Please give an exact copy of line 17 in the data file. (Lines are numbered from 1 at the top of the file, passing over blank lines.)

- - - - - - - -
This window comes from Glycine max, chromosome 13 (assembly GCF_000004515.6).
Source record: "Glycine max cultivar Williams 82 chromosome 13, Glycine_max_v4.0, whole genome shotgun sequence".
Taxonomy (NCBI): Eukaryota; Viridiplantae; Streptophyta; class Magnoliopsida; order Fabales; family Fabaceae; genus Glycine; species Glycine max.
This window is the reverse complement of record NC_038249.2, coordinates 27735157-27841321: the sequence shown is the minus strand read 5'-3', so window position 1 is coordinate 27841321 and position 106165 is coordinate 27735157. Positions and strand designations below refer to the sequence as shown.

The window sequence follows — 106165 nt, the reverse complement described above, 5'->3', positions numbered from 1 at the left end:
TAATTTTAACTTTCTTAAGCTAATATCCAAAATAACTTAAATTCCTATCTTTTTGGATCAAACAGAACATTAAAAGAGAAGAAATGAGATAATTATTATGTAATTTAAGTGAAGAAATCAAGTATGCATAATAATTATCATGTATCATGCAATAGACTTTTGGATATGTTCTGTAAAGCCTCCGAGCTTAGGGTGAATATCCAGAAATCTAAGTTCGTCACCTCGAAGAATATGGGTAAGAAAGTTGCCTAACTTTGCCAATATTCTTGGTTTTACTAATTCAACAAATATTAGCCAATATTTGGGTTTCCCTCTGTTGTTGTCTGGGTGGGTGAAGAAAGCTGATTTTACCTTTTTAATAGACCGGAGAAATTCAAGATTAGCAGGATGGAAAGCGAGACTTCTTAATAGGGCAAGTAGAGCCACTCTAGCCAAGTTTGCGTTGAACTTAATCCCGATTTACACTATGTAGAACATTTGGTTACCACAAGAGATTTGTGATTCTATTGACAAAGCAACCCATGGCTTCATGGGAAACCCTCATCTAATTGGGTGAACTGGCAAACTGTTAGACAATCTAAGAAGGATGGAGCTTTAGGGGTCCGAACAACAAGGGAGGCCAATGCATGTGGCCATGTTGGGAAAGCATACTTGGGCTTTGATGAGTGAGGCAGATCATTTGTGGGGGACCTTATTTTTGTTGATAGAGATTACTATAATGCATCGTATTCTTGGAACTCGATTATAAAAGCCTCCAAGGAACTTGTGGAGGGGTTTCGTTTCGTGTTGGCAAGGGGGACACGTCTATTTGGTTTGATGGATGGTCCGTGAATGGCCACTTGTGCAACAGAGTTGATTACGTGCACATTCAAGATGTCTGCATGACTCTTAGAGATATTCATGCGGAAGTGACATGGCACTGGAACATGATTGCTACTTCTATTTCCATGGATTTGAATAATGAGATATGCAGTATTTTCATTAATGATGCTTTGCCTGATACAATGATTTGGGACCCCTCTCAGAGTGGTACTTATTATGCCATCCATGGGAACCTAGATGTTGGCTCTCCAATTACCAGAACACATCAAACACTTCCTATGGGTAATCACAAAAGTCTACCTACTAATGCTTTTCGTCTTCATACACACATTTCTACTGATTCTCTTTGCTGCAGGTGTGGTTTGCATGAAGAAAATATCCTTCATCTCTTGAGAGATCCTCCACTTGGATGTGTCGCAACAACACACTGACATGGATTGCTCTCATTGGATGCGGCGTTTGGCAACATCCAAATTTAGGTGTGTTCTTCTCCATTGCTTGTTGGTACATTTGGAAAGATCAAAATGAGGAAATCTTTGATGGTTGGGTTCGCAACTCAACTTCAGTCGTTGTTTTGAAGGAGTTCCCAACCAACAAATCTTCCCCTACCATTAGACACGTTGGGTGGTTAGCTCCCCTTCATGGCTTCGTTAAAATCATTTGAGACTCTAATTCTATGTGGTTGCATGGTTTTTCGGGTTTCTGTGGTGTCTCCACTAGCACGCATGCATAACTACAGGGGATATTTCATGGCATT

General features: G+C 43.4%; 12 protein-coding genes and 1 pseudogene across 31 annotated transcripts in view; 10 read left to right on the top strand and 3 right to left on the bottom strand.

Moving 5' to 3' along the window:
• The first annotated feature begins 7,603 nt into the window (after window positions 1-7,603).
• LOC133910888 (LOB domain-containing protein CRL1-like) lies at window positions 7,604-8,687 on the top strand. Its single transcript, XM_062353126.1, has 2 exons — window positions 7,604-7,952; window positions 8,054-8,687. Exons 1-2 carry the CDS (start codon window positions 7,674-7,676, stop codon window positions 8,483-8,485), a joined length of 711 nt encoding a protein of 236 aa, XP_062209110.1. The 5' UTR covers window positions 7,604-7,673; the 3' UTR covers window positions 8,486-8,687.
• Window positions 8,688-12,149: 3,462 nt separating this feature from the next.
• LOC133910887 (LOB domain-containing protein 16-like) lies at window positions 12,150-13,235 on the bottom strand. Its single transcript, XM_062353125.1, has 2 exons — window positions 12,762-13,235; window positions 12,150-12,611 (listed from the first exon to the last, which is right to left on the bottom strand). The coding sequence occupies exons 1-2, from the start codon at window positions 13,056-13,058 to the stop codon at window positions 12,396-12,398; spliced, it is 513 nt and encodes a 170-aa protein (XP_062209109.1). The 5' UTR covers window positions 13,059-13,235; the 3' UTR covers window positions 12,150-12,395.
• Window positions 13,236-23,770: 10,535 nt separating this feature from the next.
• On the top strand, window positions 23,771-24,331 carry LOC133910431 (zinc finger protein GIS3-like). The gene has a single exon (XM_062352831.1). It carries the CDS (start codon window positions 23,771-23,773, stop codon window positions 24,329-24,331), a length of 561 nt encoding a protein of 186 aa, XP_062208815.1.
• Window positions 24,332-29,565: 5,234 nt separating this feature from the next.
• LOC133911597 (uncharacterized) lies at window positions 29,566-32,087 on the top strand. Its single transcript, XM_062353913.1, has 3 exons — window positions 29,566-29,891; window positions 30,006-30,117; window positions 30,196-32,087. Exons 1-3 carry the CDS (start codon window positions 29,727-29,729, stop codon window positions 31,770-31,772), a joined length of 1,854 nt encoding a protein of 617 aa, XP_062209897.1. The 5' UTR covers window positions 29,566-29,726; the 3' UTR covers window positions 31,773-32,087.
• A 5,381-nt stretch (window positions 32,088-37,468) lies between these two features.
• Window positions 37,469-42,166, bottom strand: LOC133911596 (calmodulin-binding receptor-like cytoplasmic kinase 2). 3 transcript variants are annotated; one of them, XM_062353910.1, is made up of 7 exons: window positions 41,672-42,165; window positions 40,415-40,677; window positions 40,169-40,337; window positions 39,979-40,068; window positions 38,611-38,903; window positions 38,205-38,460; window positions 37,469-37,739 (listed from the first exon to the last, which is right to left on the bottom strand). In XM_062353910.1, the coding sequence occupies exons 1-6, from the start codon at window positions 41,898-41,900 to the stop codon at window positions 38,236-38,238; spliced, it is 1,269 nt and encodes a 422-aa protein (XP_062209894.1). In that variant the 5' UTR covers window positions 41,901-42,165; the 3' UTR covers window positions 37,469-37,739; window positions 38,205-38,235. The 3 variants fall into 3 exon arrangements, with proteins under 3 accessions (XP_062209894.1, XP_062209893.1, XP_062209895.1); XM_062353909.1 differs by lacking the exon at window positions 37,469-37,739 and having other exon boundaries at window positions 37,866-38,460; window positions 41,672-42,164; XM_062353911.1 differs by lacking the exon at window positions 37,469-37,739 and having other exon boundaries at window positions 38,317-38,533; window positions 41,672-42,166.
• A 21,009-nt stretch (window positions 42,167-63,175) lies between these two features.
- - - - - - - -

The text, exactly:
• A 5,381-nt stretch (window positions 32,088-37,468) lies between these two features.